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Oktoberfest party ideas

The world's largest beer festival held annually in Munich may be cancelled this year, as well as most of the Oktoberfest in the Gardens events here in Australia, but that doesn't mean you need to deprive yourself of snags and steins. Here, we show you bring the revelry home with our favourite Bavarian beers and Oktoberfest dishes to continue the celebration that began with the 1810 marriage of Bavaria's Crown Prince Ludwig and Princess Therese of Saxe-Hildburghausen.

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Our favourite German beers

Peter, Group Head of Operations
You can't go past any Spaten beer, preferably when it's drunk in the Schottenhamel tent, the best one in Munich. Augustiner is another good one, which is best enjoyed in their beer garden. Hopefully both will be possible next year!

Kfir, Business Development Manager
Schöfferhofer Hefeweizen was my drink of choice on my German road trip on my German motorbike.

Craig, IT Operations Manager
Weihenstephaner Hefe Weissbier, a naturally cloudy wheat beer, is one of my favourites.

Anthony, Head of Engineering
I enjoy a Paulaner Ur-Dunkel, but honestly, any German beer will do; it is my family heritage after all!

Adam, Chief Experience Officer
The best thing about German beer, and why nearly all of them are delicious, is a law called the Reinheitsgebot, which, according to the 1516 Bavarian version, proclaimed that beer be made from only hops, barley and water: magic. I can vouch for Spaten, Paulaner and Erdinger. My neighbour Helmut, who is 84, brews his own Munich lager, and that's delicious, too.

Shop our beer steins to get Oktoberfest party-ready.

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Image via SBS Food

Guide to German sausages
Of course, nothing says Oktoberfest like quality German sausages. If you're overwhelmed by the different varieties of German snags on offer, we give you a quick breakdown:

Bratwurst: Meaning 'farmers sausage', these fresh or smoked pork or veal snags seasoned with fresh herbs such as parsley, are grilled and served in buns. Perhaps try these bratwurst hotdogs in pretzel rolls with red cabbage sauerkraut (above)?
Knackwurst: These stubbier pork and veal sausages, renowned for their garlic flavour and snappy casings, are smoked, then either grilled or boiled. They can also be chopped up and served in dishes such as this warm potato salad with knackwurst (below).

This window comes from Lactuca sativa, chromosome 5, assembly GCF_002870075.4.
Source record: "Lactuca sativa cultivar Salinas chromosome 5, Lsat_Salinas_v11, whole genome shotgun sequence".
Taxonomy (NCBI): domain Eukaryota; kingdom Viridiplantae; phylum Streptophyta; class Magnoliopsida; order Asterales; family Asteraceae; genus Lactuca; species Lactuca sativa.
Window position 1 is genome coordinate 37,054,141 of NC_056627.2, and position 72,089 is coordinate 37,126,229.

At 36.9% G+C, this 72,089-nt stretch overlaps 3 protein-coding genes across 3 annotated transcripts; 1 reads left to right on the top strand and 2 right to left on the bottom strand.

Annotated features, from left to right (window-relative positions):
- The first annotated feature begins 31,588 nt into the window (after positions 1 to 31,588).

Thuringer: This epic 15-20cm beef sausage features a unique spice blend of caraway, marjoram and garlic, and is served grilled or fried.
Weisswurst: This white veal sausage, which gets its colour from cream and eggs, is traditionally served in the water that it is poached in, with sweet Bavarian mustard on the side.

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Image via SBS Food

Ultimate Oktoberfest party food​
​Some of the delicious Oktoberfest dishes you'd find in Munich include spit-roasted chicken, slow-roasted pork knuckle, dumplings of all kinds, and cold cut platters with a traditional soft cheese spread known as obatzda (below) which contains, of course, beer.

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Image via Host the Toast

Serve this creamy cheese dip with plenty of homemade salty pretzels. For a twist on traditional pretzels, try this recipe for Himalayan rock salt and caraway seed pretzels (below). Shop our serving boards and platters to make an impressive spread. 

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Image via SBS Food

It isn't a German feast without schnitzel. Why not add an Australian spin to this crumbed favourite with this recipe for macadamia-crumbed pork schnitzel with 'Aussiekraut' (below), which includes beetroot in the zingy cabbage mixture (achtung, scandalous!).

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Image via delicious.com.au

For something more authentic, try kasseler pork with sauerkraut (kasseler is essentially the name given to salt-cured smoked pork loin). If you're patient enough to make your own fermented cabbage (you'll need at least a couple of weeks), give this sauerkraut recipe a whirl, then try this cooked sauerkraut frying the fermented cabbage with bacon and white wine for added flavour. Shop our glass jars to store your homemade sauerkraut. 

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Image via SBS Food

When it comes to sweets, spiced desserts such as this German ginger and apple cake (below) and traditional German gingerbread or lebkuchen hearts with cute iced messages are Oktoberfest favourites. 

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Image via delicious.com.au

The kids will love decorating the biscuits, or they could even be handed out as cute take-home novelties, that is, if they even last that long! Shop our bakeware to get started. 

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Image via Diary of a Mad Haus Frau

Happy Oktoberfest!

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